In February 1944 during World War II this stretch of the River Great Ouse was the location for the only Oxford Cambridge Varsity Boat Race to be held outside of London. Oxford were the victors on the day by three-quarters of a length.
On the opposite bank is the recently opened Cambridge University Boathouse. On reaching a gate we join a road and cross the railway line, ‘Stop, Look, Listen”, and then take a way-marked path on the left, Springhead Lane, which leads back into Ely. Entering the town by a newly developed retirement complex we turn left along Lisle Lane and then at the end right up Fore Hill.
Wandering through the town admiring the older architecture we head towards the Cathedral. Ely is an interesting place originally an island surrounded by the fens making access difficult and limited. The first abbey built here in 673 was destroyed in 870 by invading Danes. By 970 a new Benedictine abbey had been founded and in 1083 work started on the present building. which became a cathedral in 1109. Bits were then either rebuilt or added over the centuries to create the impressive structure that stands today.
Around Ely there are a number of plaques headed ‘ The City of Ely Perspective’, on the cathedral green there is one to the Reformation Martyrs, which states “Near this place on 16th October 1555 William Wolsey Constable of Welney, Upwell and Outwell. Robert Pygot, Painter from Wisbech were burnt at the stake for their Christian faith”.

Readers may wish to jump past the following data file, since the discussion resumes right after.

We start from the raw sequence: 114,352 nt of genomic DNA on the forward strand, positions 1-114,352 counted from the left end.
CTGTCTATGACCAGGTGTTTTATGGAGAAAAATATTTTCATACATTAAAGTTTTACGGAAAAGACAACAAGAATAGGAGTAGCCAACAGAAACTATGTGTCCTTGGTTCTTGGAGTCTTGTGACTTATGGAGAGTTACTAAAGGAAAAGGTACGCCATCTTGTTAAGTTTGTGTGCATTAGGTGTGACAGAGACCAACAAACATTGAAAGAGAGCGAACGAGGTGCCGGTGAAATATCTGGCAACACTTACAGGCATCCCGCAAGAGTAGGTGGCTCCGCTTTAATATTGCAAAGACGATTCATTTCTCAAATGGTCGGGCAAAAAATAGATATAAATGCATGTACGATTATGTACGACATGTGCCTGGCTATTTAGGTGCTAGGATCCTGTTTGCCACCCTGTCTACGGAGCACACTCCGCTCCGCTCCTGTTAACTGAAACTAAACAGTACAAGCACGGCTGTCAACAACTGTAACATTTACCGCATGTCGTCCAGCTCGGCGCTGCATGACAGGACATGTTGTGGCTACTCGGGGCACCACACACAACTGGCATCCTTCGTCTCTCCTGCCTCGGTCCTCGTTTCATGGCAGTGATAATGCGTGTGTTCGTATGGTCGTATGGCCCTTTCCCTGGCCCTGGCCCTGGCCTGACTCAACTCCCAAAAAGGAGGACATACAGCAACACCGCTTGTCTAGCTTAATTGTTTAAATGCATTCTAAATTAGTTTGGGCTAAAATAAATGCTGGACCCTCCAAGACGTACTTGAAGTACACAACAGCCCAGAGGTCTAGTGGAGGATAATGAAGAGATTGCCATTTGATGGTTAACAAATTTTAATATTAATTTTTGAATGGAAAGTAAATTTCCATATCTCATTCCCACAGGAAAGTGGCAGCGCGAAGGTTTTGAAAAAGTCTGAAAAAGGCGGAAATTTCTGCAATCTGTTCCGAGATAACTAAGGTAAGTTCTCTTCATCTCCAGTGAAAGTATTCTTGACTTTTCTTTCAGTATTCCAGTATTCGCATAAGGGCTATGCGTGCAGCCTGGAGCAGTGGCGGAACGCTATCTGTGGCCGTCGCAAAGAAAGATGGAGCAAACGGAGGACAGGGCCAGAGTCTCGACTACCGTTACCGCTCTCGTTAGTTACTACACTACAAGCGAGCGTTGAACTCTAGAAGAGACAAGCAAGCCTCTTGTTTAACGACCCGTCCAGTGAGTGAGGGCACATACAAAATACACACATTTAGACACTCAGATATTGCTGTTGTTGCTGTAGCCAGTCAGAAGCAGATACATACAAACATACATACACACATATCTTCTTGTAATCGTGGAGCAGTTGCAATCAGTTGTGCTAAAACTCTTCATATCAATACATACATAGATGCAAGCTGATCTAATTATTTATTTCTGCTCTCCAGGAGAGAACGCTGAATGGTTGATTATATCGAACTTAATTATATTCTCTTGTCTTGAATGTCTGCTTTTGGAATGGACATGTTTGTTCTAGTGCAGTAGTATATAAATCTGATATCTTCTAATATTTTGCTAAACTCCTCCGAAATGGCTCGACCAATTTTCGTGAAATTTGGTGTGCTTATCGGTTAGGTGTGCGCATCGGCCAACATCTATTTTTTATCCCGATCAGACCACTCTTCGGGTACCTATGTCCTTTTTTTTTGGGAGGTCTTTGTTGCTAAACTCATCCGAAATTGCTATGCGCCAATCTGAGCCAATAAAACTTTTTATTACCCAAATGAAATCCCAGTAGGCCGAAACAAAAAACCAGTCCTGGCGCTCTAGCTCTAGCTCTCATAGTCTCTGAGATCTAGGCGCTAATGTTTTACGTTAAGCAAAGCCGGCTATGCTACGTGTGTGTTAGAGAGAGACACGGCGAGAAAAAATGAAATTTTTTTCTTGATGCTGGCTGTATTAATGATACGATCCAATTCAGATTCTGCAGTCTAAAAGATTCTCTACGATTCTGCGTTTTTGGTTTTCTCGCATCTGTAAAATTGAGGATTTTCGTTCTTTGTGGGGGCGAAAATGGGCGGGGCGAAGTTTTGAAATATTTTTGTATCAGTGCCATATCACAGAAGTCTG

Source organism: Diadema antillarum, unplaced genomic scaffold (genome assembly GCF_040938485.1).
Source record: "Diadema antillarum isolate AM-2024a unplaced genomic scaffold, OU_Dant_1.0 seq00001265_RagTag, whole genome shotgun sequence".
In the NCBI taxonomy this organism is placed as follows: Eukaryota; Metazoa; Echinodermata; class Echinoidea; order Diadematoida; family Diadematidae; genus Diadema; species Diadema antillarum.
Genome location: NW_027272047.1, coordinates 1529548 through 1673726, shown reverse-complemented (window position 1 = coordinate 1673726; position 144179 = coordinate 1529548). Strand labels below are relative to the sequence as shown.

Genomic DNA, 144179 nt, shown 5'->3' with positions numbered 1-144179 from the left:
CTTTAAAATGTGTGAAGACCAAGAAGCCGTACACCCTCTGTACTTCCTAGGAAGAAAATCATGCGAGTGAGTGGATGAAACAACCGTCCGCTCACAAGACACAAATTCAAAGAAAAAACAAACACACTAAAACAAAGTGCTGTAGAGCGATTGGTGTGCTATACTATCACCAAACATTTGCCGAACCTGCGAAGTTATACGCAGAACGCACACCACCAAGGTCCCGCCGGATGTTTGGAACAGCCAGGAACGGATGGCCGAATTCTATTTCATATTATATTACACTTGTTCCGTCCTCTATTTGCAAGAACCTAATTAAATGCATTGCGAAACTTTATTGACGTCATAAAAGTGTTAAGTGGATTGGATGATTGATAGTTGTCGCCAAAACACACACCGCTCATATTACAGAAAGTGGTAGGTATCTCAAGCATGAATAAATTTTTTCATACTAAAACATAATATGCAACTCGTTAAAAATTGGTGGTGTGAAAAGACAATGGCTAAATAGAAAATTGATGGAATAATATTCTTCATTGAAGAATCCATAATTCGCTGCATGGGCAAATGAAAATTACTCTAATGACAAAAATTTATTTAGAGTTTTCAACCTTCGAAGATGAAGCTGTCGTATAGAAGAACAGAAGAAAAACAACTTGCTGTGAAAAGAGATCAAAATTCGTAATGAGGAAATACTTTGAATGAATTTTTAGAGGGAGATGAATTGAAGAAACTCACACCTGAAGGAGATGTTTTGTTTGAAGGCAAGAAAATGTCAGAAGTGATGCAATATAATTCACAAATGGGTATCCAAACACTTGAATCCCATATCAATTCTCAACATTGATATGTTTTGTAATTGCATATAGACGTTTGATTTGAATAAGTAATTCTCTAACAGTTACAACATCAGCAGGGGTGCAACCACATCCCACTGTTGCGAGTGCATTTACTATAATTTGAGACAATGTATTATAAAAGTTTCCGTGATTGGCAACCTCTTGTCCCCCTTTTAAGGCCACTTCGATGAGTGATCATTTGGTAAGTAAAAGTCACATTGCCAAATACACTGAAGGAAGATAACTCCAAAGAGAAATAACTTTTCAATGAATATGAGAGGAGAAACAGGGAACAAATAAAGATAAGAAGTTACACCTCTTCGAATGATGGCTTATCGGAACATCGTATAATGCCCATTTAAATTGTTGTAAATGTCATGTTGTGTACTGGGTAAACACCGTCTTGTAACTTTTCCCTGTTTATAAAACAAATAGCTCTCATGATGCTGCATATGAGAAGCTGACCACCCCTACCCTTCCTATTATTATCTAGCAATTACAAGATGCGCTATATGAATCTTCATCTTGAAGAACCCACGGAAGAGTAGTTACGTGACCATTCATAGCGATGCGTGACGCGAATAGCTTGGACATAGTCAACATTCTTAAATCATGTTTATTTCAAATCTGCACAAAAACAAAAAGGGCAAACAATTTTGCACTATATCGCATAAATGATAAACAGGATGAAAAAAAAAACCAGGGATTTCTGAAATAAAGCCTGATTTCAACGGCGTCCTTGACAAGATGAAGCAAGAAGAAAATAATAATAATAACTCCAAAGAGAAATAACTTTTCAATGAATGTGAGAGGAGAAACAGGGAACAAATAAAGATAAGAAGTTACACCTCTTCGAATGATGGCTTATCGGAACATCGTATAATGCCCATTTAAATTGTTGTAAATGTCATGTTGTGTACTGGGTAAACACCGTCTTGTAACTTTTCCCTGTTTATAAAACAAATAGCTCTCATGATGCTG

We head out of town along St Mary Street passing the Old Dispensary with its plaque to Mary Elizabeth Blanche Clark, Ely District Nurse 1907-1939; British Red Cross Commandant in World War II.
On reaching Downham Road we turn right and follow this out of town. We have decided to avoid the muddy route we came on, taking the pavement back alongside the Downham/Ely Road. After going under the A10 we enter a major food retail park with all sorts of takeaways on offer. This is an absolute delight for Dexter and Crosby as they seek to hoover up any discarded chips.
Joining the pavement by the road we head back towards Downham. The amount of litter strewn in the hedgerow is unbelievable. We usually try to pick up litter as we walk around. Here it would require an army of people and a couple of skips to clear the verge. Disappointed in the way some of our fellow humans show total disregard for the countryside we walk along, I mither about the situation whilst Lynnie tries to find a solution. I think a combination of fines and community service for offenders, but enforcement becomes the issue. So it must be about education and teaching people respect for nature. Lynnie also favours a levy on take out food that is given directly to the Local Council to fund the clean up.
Arriving back at Heatherbield CL we have covered just over eight miles, a good stroll for a Sunday afternoon with plenty of interesting things to see. Somehow I think I might be walking on my own tomorrow, Lynnie is not taken with the muddy state of the tracks at the moment and is talking about a trip to do a tour of Ely Cathedral.
To follow our walk you will need Ordnance Survey Outdoor Explorer Map 228 – March & Ely
11th March 2018
© Two Dogs and an Awning (2018)